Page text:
ST Education Forum: Lawrence Wong on 3 ways in which S'pore universities can transform themselves

(From left) ST senior education correspondent Sandra Davie; Education Minister Lawrence Wong; SMU president Lily Kong; and Ms Lydia Lim, ST's head of schools and education products. ST PHOTO: KUA CHEE SIONG

SINGAPORE - As Covid-19 pushes learning institutes to transform, universities in Singapore must disrupt themselves or be forced to do so.

Education Minister Lawrence Wong stressed this on Friday (Feb 5) as he laid out three areas in which Singapore universities can do better.

Even before Covid-19, there was talk that the university sector would be completely disrupted by technology. The pandemic has prompted more questions about such trends, and there are now further predictions in some countries that there will be so much disruption that some universities may have to close, said Mr Wong.

"We are not immune to these trends... But our approach has been not to allow external forces to disrupt us, but to proactively disrupt ourselves instead."

There are, therefore, three ways in which universities in Singapore can do better - in teaching and learning, embracing lifelong learning, and collaborating with industry, he noted.

He was speaking at The Straits Times Education Forum 2021 on reimagining universities post-Covid-19, held in partnership with the Singapore Management University (SMU).

The forum, held online this year, examined the ripple effects of the coronavirus pandemic on higher education and the changes that it will forge.

Doing better in teaching and learning

The criticism that universities prioritise research over teaching is not new, but is not always fair, said Mr Wong.

"In my experience, some of the best researchers are also excellent and most inspiring teachers. But this criticism exists, and we are aware of it."

SPH Brightcove Video
The Straits Times Education Forum 2021 on Reimagining Universities, Post-Covid, examines the ripple effects of the Covid-19 pandemic on higher education and the changes that it will forge.

Globally, there are also criticisms that the university curriculum has not changed much.

"But in Singapore, we've continually been looking at ways to refresh and update the quality of teaching and learning in our universities. So the university course in Singapore today is quite different from what it was 100 years ago - even 10, five years ago," he said.

Students also get opportunities to learn outside of lectures - seminars, collaborative projects, overseas opportunities, service-based learning, internships and capstone projects.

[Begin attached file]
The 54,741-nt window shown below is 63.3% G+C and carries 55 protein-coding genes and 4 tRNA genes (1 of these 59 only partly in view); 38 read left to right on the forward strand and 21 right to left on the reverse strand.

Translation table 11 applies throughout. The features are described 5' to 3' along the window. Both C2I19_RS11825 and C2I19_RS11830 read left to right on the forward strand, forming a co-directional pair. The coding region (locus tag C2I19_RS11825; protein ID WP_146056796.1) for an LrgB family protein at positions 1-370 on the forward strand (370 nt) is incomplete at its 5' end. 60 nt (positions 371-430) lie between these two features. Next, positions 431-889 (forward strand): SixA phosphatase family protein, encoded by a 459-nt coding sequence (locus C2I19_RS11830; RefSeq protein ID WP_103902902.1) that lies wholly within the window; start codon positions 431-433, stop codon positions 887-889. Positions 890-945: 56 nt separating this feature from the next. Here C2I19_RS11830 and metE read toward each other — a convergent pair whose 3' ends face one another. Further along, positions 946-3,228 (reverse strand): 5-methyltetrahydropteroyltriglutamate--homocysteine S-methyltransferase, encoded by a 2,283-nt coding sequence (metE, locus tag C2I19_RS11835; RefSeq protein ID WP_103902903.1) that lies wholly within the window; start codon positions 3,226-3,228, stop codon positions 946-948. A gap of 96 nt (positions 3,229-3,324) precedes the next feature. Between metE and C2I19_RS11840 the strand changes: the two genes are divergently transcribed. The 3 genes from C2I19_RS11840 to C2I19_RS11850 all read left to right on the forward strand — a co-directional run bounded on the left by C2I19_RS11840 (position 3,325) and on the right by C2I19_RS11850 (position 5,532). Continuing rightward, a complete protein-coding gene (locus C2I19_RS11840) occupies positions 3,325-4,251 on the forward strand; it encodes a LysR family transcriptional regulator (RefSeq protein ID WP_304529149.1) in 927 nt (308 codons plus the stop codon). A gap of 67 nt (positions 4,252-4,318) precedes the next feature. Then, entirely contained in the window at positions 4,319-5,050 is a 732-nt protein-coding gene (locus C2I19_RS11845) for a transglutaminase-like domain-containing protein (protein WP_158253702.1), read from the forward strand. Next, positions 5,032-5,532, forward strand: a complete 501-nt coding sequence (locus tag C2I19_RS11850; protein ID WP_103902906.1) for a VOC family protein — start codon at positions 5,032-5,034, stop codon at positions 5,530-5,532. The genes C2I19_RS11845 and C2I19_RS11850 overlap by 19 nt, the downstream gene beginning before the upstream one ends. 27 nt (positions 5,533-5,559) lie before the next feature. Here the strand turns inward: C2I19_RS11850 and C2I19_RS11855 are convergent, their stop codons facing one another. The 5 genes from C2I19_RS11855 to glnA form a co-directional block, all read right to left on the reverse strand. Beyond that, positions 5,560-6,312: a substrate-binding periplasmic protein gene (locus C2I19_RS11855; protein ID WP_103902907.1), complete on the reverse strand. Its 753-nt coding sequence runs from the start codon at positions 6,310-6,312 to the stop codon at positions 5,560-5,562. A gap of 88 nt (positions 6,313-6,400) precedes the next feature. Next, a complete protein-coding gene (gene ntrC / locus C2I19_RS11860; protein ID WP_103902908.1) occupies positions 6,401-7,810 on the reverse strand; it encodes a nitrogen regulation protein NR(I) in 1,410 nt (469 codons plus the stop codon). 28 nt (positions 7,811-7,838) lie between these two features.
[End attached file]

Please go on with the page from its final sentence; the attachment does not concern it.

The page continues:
"More recently, all our universities are looking at ways to provide more holistic learning... We are also looking at greater breadth, and more interdisciplinary and cross domain knowledge, for example, in areas like digital literacy, innovation, entrepreneurship and communication," the minister said.

Embracing lifelong learning

The model of university education everywhere, for a long time, has been about front-loading education at a young age, Mr Wong noted.

"So you have a fixed period of education, and then after that a fixed period of work.

"I think that model is no longer relevant today. We need to have a rotational model of learning where work and education are rotated over the course of your career."

This means that universities will have to cater for multiple entry points along the age distribution, rather than focusing on full-time education, he said.

This could entail looking at offering part-time degrees for working adults and modular offerings that can be stacked towards a qualification later on.

Universities must also cater for multiple entry points along the entire skills spectrum, including technical, hands-on skills, practical life skills and even social skills like relationship negotiation.

"So the university of the future needs to be plural, rather than singular. It should be more of a 'multi-versity', rather than a university."

Collaborating closely with industry

Universities can and must continue to do more in this area, said Mr Wong, adding: "When universities don't move fast enough, they become at risk of being disrupted."

This trend has been observed internationally, when large companies decide to set up their own academies, partly out of frustration that the universities in their countries are unable to produce graduates to meet their needs.

One example Mr Wong cited is the Dyson Institute, set up because of the difficulties in getting engineering graduates in Britain.

To meet this engineering skills gap, the Dyson Institute offered degrees in partnership with the University of Warwick. It has currently been granted its own degree-awarding powers, which means it has become "a university in its own right", the minister noted.

"I don't think we need to go there in Singapore, but our universities should therefore strengthen and deepen their collaboration with companies here in Singapore."

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The polytechnics are doing well in getting industry inputs on school curriculum, and the universities increasingly will also have to take a leaf from the poly sector's book, Mr Wong said.

Noting the critical roles of universities to the well-being of Singapore and Singaporeans, Mr Wong said: "I hope to see universities of the future becoming centres of learning, nurturing a broad range of skills, having close collaboration with the industry, and nurturing everyone to be a lifelong learner.

"And as our universities continue to rebuild and reimagine themselves, they will play a very important role in shaping the future of our society."

SPH Brightcove Video
Education Minister Lawrence Wong, SMU president Lily Kong, and ST's senior education correspondent Sandra Davie join SPH head of schools and education products Lydia Lim to discuss how universities can adapt to a Covid world.

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